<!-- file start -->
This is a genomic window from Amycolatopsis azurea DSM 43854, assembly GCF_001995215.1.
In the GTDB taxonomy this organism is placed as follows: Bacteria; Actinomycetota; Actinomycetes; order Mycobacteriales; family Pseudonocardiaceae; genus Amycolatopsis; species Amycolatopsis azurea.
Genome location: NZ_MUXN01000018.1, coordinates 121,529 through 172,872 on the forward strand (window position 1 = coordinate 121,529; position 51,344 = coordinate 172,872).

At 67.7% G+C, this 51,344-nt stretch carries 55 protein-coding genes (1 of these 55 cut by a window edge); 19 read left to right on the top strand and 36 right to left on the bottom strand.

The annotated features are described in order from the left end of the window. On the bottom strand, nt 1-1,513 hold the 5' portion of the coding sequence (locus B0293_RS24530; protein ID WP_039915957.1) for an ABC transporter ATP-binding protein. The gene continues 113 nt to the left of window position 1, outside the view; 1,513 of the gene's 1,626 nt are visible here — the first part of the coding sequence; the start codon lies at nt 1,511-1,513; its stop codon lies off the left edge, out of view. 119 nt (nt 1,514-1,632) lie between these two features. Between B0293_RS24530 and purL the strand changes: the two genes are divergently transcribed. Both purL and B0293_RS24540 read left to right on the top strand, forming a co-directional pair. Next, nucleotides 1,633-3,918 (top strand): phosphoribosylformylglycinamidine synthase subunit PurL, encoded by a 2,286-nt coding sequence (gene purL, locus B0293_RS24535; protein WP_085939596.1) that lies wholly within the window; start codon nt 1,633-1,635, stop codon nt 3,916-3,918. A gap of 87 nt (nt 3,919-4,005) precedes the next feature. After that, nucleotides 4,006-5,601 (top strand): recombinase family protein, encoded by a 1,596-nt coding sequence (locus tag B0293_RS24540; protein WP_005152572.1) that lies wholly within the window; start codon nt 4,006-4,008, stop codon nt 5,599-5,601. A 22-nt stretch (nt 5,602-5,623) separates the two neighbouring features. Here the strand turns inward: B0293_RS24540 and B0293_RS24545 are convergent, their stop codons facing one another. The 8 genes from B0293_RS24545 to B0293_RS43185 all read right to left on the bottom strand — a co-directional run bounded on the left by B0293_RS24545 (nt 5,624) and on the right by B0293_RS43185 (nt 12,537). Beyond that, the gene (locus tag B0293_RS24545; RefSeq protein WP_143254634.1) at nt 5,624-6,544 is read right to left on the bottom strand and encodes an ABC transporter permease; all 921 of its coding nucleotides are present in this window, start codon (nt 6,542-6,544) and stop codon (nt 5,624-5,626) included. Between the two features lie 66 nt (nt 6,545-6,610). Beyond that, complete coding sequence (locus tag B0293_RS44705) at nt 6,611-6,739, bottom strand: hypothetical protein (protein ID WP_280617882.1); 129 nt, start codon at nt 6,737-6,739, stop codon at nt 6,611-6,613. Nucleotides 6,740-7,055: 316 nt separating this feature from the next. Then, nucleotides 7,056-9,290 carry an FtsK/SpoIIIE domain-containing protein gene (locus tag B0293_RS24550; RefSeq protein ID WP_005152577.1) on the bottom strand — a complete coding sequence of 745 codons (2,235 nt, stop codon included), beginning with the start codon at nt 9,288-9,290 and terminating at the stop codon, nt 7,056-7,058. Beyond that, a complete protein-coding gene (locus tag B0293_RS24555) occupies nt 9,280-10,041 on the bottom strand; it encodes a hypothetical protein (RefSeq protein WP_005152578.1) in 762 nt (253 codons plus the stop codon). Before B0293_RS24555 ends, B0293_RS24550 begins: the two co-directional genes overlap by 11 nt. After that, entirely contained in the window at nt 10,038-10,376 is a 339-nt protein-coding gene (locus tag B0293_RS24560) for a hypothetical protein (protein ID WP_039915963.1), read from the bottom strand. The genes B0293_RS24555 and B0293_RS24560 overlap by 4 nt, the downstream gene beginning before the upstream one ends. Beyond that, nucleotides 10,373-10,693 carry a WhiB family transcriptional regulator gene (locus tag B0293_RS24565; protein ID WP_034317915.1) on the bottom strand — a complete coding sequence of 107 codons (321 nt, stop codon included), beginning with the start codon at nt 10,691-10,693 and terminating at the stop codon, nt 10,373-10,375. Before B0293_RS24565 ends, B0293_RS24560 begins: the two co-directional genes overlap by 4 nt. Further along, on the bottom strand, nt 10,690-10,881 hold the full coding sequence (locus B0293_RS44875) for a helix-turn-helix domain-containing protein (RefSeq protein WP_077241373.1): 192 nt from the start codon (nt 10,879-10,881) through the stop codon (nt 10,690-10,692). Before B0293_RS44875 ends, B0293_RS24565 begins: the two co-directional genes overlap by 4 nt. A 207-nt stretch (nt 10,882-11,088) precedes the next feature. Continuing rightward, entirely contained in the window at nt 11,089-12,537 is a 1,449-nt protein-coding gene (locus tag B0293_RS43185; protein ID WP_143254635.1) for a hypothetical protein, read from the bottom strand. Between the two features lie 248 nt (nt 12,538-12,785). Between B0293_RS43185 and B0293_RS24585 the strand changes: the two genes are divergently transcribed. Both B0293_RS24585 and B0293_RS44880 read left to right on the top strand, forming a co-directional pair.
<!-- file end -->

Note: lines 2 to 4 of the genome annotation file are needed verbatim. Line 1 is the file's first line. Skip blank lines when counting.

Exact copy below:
In the GTDB taxonomy this organism is placed as follows: Bacteria; Actinomycetota; Actinomycetes; order Mycobacteriales; family Pseudonocardiaceae; genus Amycolatopsis; species Amycolatopsis azurea.
Genome location: NZ_MUXN01000018.1, coordinates 121,529 through 172,872 on the forward strand (window position 1 = coordinate 121,529; position 51,344 = coordinate 172,872).

At 67.7% G+C, this 51,344-nt stretch carries 55 protein-coding genes (1 of these 55 cut by a window edge); 19 read left to right on the top strand and 36 right to left on the bottom strand.